Major companies not concerned by planned dividend tax credit cuts
Central News Agency
2014-02-24 11:27 PM
Taipei, Feb. 24 (CNA) Several listed companies said Monday that their dividend policy will remain unchanged after the Ministry of Finance announced that it may cut the tax credit given to individual shareholders on their dividend income by up to 50 percent.

Taiwan Semiconductor Manufacturing Co. said that it respected the government's tax reform proposal and that its dividend policy would not change even if the adjustment were made.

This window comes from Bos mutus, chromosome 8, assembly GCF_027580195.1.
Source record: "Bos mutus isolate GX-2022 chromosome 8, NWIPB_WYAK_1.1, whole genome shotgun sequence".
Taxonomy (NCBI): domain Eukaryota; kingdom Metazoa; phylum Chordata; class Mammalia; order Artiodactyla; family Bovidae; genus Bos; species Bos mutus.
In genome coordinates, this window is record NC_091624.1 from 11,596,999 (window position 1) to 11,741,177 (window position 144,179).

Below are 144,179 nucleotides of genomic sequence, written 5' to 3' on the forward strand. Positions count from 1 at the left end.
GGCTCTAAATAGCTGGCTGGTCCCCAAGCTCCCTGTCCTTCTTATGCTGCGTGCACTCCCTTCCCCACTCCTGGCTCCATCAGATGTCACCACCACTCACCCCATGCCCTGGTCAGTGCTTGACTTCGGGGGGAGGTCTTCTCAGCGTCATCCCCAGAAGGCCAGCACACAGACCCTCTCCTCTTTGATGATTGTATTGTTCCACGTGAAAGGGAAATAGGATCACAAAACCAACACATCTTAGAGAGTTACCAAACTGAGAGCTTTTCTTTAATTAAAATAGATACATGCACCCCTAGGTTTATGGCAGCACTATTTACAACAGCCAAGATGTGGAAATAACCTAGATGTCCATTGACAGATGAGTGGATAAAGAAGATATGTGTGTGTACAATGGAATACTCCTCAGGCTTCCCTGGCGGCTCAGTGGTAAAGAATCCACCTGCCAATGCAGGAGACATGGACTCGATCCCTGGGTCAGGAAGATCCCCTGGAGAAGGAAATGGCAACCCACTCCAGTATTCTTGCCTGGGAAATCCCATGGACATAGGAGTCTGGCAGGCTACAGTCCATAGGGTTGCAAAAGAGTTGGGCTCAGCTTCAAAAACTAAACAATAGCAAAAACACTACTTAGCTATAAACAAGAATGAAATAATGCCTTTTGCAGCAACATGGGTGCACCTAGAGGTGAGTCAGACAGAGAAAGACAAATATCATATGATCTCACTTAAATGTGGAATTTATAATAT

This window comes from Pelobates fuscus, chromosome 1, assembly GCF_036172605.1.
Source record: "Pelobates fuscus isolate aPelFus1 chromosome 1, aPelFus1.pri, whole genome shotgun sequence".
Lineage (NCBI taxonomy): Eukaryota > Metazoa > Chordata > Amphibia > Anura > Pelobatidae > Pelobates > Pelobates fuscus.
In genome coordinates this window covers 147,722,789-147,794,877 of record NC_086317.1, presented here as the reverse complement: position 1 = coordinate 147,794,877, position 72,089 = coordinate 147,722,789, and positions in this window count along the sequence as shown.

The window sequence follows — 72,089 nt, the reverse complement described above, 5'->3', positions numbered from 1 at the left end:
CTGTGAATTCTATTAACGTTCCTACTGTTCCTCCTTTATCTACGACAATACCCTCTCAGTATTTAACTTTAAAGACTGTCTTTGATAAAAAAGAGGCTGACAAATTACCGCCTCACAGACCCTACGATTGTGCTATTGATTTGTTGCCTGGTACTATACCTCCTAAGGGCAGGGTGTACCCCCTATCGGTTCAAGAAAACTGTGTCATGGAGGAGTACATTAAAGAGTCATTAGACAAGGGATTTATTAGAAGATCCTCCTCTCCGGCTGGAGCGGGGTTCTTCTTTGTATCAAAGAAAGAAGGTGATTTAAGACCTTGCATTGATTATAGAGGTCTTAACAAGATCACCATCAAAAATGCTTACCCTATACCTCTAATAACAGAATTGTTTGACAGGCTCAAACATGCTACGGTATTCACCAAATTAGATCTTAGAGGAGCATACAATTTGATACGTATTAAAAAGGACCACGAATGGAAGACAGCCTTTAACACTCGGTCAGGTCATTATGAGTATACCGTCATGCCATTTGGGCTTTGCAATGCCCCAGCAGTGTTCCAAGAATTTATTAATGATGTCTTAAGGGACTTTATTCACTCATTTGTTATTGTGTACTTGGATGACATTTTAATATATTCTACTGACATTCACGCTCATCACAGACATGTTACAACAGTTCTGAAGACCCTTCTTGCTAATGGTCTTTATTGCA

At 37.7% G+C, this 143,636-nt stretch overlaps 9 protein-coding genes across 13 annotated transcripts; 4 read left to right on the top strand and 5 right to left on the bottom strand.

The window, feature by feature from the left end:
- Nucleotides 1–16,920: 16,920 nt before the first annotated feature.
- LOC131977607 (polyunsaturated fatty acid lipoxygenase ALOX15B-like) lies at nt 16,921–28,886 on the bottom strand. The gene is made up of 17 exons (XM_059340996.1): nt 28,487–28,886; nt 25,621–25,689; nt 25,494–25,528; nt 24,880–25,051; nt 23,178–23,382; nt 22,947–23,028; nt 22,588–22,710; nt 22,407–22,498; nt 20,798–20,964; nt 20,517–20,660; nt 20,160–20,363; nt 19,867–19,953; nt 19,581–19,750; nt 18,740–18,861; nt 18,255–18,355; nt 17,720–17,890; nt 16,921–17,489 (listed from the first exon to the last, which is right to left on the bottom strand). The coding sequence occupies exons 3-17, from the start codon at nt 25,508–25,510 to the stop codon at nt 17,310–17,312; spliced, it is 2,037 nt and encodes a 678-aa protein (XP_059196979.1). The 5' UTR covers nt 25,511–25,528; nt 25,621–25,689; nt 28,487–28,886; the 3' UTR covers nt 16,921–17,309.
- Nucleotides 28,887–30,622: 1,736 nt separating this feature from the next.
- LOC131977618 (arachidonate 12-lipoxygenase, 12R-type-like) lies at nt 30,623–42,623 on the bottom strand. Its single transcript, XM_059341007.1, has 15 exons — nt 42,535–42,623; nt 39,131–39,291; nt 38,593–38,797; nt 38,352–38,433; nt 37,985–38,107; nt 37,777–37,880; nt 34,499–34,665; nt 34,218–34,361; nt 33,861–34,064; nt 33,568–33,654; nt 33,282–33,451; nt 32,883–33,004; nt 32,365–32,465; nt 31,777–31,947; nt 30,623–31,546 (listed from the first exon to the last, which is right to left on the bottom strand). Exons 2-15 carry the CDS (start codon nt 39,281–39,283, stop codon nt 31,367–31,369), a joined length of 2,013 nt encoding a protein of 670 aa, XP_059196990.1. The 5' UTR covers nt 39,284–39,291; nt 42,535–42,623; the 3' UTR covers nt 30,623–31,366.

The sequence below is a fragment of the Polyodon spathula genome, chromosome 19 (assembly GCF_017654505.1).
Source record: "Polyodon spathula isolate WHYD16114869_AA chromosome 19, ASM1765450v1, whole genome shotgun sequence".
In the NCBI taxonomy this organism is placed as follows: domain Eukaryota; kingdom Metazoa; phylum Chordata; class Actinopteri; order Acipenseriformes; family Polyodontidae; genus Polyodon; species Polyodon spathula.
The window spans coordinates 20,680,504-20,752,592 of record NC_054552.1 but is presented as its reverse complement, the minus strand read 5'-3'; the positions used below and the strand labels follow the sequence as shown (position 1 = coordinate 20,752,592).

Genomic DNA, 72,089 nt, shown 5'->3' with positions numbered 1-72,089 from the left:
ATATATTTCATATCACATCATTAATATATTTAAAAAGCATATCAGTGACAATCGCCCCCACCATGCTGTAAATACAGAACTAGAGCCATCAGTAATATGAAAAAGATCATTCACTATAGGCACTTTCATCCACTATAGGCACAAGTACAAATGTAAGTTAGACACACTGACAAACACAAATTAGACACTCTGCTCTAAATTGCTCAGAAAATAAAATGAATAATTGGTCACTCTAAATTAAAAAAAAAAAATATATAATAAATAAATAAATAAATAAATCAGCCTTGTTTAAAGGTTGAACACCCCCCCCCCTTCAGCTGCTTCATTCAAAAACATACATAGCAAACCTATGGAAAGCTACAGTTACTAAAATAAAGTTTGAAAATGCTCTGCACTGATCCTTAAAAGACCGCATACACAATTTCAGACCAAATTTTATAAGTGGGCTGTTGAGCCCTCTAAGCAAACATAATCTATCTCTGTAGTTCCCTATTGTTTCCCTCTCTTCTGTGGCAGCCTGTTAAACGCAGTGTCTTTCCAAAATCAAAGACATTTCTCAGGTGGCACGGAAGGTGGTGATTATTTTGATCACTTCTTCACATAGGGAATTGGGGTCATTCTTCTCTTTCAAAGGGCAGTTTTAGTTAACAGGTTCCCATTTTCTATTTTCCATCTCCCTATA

United Microelectronics Corp. said that although shareholders may have to pay higher taxes or claim lower tax refunds, its dividend policy will not change. The Formosa Plastics Group said the group benefits from investment tax credits and does not have a high tax burden, so the measure would not affect it too much. But the group said the measure could affect smaller shareholders and enterprises with higher income tax rates. Under Taiwan's current tax law, individual taxpayers who report dividend income get a tax credit based on an estimated value of the taxes that companies pay on their earnings. This "imputed" value is usually calculated according to the 17 percent corporate income tax rate. The tax credit can be used by taxpayers to offset taxes owed on other income or, for taxpayers with little other income, to claim a tax refund. If that tax credit is cut in half, people with dividend income will see their tax burdens rise, and investment consulting companies described the proposed cut as tantamount to punishing long-term investors. They feared that it could lead to the exodus of middle-class individual investors. Lee Chin-tu, a senior stock investor, said the cut could affect investment willingness and result in shrinking transaction volumes. (By Jackson Chang, Wei Shu, Esme Jiang and Lilian Wu)

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